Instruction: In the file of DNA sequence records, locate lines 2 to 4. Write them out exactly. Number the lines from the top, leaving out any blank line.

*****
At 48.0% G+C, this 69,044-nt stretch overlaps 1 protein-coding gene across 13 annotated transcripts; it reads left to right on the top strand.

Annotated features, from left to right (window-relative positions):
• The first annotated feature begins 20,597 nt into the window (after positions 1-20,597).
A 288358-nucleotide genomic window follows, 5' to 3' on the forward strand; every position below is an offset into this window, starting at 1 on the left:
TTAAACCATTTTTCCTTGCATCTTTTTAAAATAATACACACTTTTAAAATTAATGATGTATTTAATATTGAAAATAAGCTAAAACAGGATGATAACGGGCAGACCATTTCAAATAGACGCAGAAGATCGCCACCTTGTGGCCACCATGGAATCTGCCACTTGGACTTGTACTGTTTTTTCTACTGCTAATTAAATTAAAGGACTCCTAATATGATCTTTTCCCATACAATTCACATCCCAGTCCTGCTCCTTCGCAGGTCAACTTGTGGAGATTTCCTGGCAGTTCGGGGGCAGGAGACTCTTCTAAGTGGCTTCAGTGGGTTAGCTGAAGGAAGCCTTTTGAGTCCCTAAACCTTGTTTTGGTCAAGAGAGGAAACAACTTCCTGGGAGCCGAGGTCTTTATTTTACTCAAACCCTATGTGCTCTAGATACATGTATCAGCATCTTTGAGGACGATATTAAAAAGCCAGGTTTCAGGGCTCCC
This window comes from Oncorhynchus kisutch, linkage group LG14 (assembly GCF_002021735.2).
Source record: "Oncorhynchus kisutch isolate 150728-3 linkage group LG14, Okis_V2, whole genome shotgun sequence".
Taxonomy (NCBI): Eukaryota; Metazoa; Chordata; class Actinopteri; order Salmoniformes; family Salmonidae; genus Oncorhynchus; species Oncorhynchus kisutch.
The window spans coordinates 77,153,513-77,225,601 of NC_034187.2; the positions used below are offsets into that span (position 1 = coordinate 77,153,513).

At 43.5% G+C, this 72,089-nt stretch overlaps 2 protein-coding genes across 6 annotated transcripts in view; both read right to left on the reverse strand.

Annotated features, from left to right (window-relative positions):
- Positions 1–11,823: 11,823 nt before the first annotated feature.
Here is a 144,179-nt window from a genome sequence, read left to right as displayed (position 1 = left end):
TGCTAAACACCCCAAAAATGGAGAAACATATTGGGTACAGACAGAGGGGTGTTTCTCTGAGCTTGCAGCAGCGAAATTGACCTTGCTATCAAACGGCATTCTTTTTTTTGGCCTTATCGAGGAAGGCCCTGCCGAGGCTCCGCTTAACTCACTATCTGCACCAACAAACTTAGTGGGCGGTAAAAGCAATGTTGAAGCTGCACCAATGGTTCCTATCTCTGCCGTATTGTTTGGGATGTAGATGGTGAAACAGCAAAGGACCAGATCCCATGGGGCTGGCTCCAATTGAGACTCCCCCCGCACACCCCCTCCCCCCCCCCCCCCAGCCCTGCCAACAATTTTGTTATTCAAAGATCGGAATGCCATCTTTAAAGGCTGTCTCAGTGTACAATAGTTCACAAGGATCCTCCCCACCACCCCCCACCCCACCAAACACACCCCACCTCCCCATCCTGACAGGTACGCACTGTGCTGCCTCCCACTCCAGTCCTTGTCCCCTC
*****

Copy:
Annotated features, from left to right (window-relative positions):
• The first annotated feature begins 20,597 nt into the window (after positions 1-20,597).
A 288358-nucleotide genomic window follows, 5' to 3' on the forward strand; every position below is an offset into this window, starting at 1 on the left: